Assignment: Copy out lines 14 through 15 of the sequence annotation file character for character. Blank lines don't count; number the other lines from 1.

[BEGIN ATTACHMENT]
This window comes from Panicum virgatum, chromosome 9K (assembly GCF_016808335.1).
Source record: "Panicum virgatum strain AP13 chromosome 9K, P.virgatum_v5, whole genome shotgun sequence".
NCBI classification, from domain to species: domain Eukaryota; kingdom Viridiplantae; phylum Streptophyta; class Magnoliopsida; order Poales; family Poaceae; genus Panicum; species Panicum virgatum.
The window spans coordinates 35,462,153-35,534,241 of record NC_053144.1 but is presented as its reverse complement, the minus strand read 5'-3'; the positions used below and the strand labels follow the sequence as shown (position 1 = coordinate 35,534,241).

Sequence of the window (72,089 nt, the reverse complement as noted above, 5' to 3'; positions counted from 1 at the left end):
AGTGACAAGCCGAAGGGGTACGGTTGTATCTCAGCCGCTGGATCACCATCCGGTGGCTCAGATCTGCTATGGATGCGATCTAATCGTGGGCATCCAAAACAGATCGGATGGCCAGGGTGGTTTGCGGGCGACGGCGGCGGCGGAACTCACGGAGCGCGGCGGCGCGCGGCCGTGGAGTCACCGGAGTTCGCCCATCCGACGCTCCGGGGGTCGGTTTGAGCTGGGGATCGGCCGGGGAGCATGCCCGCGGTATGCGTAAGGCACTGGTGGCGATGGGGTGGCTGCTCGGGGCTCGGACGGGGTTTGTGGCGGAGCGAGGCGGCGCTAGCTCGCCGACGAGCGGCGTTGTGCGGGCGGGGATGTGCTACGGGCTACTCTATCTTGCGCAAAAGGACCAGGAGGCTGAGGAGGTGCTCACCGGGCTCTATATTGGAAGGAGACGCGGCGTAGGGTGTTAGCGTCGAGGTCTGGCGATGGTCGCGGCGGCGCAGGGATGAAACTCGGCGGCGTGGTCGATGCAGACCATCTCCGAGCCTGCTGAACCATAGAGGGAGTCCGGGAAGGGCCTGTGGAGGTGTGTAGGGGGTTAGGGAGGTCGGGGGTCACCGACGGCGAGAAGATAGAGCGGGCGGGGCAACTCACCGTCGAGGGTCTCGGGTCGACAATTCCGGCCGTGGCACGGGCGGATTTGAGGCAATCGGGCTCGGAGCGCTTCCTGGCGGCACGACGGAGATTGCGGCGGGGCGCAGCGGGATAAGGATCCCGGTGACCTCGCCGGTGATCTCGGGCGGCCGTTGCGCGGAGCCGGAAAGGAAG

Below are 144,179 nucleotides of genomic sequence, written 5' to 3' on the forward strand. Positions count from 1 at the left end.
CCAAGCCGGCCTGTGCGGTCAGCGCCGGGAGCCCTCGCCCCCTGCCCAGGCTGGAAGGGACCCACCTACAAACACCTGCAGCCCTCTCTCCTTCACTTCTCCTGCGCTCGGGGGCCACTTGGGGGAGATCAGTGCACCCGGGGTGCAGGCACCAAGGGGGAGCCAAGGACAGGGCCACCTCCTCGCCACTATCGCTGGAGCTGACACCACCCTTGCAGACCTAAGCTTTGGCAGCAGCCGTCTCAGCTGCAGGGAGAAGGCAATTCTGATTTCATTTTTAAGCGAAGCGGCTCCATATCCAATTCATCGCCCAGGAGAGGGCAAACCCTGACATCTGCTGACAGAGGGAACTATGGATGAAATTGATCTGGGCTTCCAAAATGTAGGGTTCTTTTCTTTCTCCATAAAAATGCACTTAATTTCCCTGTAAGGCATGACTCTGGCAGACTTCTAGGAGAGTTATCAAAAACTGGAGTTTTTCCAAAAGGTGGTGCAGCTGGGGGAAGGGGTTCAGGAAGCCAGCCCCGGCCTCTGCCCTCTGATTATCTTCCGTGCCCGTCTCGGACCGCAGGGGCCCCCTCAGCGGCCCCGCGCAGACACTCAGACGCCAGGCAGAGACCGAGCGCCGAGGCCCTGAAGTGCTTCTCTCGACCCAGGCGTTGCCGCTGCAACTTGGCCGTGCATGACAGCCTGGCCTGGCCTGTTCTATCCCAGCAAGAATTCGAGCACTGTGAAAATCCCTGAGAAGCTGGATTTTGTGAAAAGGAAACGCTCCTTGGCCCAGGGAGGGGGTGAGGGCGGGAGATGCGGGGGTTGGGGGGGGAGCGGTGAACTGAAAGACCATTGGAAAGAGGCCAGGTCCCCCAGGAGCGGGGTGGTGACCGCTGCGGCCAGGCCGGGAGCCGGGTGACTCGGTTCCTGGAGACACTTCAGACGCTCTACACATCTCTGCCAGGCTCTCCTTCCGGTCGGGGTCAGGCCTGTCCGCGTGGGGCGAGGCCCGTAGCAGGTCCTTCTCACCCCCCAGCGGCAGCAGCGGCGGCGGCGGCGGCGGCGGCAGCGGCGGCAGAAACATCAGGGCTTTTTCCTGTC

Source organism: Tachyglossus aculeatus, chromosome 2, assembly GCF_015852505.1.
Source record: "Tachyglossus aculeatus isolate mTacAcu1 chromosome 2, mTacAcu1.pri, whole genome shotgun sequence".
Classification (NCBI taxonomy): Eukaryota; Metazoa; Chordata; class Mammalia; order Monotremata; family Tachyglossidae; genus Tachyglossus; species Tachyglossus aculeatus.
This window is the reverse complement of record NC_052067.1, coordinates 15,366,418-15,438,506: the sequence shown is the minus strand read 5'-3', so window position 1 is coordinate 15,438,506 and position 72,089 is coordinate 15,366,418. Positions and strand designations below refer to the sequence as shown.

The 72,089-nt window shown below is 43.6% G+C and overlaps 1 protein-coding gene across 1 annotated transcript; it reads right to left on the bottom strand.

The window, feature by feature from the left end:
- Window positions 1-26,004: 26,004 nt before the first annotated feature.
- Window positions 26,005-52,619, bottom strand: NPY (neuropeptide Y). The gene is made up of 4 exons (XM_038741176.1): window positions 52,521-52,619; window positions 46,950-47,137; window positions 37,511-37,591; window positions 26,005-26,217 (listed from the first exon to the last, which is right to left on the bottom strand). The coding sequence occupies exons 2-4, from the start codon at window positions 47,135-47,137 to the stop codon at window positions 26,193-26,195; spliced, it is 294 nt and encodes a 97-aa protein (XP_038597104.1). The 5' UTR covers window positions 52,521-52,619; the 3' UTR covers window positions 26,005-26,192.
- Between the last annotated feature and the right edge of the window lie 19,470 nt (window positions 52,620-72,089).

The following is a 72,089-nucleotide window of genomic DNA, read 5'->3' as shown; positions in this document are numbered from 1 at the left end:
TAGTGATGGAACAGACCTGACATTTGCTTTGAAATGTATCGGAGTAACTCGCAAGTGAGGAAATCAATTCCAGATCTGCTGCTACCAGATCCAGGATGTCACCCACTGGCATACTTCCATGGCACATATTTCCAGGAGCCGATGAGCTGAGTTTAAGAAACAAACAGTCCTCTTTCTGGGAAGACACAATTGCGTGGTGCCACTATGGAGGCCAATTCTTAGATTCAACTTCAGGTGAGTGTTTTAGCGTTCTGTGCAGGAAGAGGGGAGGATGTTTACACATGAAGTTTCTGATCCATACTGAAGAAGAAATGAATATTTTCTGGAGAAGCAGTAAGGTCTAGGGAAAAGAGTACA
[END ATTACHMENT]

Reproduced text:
The window, feature by feature from the left end:
- Window positions 1-26,004: 26,004 nt before the first annotated feature.